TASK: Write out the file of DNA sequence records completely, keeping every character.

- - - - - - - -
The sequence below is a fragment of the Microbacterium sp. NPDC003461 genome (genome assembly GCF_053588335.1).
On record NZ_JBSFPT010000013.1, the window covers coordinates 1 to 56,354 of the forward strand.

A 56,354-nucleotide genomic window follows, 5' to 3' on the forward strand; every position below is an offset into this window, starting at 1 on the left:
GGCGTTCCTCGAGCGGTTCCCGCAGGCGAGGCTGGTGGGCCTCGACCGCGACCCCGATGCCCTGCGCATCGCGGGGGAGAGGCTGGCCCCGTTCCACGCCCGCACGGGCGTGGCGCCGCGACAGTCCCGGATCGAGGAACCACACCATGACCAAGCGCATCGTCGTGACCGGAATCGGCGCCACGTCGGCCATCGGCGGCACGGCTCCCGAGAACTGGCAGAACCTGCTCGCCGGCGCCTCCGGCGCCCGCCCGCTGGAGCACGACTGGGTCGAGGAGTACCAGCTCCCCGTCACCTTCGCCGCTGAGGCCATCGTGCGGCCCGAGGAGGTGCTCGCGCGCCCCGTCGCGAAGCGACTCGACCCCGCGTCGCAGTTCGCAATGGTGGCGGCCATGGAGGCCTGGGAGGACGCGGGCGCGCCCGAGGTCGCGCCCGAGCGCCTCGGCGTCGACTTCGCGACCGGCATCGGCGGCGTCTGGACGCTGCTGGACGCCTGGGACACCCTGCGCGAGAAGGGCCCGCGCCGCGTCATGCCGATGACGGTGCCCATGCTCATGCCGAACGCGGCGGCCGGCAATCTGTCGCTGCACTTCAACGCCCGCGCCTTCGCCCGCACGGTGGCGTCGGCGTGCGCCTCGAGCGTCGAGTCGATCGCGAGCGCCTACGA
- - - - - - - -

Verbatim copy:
The sequence below is a fragment of the Microbacterium sp. NPDC003461 genome (genome assembly GCF_053588335.1).
On record NZ_JBSFPT010000013.1, the window covers coordinates 1 to 56,354 of the forward strand.

A 56,354-nucleotide genomic window follows, 5' to 3' on the forward strand; every position below is an offset into this window, starting at 1 on the left:
GGCGTTCCTCGAGCGGTTCCCGCAGGCGAGGCTGGTGGGCCTCGACCGCGACCCCGATGCCCTGCGCATCGCGGGGGAGAGGCTGGCCCCGTTCCACGCCCGCACGGGCGTGGCGCCGCGACAGTCCCGGATCGAGGAACCACACCATGACCAAGCGCATCGTCGTGACCGGAATCGGCGCCACGTCGGCCATCGGCGGCACGGCTCCCGAGAACTGGCAGAACCTGCTCGCCGGCGCCTCCGGCGCCCGCCCGCTGGAGCACGACTGGGTCGAGGAGTACCAGCTCCCCGTCACCTTCGCCGCTGAGGCCATCGTGCGGCCCGAGGAGGTGCTCGCGCGCCCCGTCGCGAAGCGACTCGACCCCGCGTCGCAGTTCGCAATGGTGGCGGCCATGGAGGCCTGGGAGGACGCGGGCGCGCCCGAGGTCGCGCCCGAGCGCCTCGGCGTCGACTTCGCGACCGGCATCGGCGGCGTCTGGACGCTGCTGGACGCCTGGGACACCCTGCGCGAGAAGGGCCCGCGCCGCGTCATGCCGATGACGGTGCCCATGCTCATGCCGAACGCGGCGGCCGGCAATCTGTCGCTGCACTTCAACGCCCGCGCCTTCGCCCGCACGGTGGCGTCGGCGTGCGCCTCGAGCGTCGAGTCGATCGCGAGCGCCTACGA